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In 1994 I kept a musical diary. At the time I had been in Slovenia for a year and, being a saxophonist myself, I was practising the saxophone most days but did not have a lot of contact with other musicians. Perhaps it was natural that this diary took the form of a rather inward looking set of pieces for solo saxophone. The result was a set of pieces concerned equally with saxophone technique (more specifically, with my own technical explorations at the time) and the compositional problems that I was then concerned with.
The saxophone techniques employed will be obvious at first listening. They include multiphonics (especially the filtering of multiphonics), quarter tones, an extended pitch range and an extended palette of dynamics and articulations.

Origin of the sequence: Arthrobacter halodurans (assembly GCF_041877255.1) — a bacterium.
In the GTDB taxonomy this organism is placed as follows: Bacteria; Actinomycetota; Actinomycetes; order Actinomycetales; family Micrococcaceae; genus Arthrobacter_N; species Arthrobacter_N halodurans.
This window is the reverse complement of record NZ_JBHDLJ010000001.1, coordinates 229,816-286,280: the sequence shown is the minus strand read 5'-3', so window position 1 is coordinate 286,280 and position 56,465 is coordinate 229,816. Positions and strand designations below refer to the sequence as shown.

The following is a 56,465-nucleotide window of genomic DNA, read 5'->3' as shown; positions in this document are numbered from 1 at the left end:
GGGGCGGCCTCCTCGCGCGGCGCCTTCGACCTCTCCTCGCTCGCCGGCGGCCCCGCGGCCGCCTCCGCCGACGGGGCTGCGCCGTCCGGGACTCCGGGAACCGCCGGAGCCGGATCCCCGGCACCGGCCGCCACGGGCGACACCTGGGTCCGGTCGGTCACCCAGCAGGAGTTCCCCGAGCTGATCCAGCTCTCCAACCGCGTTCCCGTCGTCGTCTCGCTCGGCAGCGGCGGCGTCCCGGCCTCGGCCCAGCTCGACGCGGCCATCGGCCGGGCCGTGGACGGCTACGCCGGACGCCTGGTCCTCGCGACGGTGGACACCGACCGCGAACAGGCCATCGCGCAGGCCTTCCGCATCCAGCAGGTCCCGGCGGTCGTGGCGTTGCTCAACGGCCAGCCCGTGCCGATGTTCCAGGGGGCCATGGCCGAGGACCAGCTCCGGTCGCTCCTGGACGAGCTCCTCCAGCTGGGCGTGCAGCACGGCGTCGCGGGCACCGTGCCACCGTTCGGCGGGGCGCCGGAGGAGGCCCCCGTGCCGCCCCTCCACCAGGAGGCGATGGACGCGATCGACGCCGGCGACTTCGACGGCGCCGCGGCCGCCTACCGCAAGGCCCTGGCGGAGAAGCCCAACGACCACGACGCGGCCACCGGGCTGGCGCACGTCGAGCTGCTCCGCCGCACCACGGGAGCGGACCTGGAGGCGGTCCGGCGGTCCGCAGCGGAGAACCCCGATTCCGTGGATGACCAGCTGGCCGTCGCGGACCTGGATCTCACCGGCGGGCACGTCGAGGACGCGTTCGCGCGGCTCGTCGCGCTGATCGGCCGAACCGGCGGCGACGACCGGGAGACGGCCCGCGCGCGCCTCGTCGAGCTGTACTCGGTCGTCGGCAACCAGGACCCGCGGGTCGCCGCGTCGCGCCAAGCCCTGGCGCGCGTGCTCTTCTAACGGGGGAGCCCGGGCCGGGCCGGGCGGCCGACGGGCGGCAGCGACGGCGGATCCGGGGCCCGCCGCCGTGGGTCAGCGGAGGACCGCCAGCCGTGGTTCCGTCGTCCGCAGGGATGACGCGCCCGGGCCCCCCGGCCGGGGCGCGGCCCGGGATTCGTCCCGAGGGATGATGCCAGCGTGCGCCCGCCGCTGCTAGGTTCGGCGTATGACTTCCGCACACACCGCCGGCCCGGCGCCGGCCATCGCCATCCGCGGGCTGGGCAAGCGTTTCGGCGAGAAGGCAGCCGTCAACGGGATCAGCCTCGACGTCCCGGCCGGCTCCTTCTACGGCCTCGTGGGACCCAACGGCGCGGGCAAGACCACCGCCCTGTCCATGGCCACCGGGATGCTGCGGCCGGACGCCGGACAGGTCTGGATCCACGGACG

As a composer, I was working on a graphic system for notating dynamics, which allowed dynamic “shapes” to be much more structurally significant in my music. New notations were also employed for microscopic pitch changes and for rhythm. The organisation of pitch is an ongoing concern for most composers and each of the pieces in this collection reflects a slightly different approach to this problem. Some of the solutions worked out here were later applied to larger scale pieces. The use of silence is another area that has often attracted my attention. In the third piece of this collection I have tried to “foreground” silence by introducing an alternative element as the “ground” of the piece.
Apart from these compositional concerns there is the central problem of building form with sound, which is particularly acute when writing for a single instrument. I have tried to avoid linear formal processes, preferring to disperse the unfolding of events, often resulting in a kind of spiral motion where a variety of elements are developed more or less simultaneously.
Six short pieces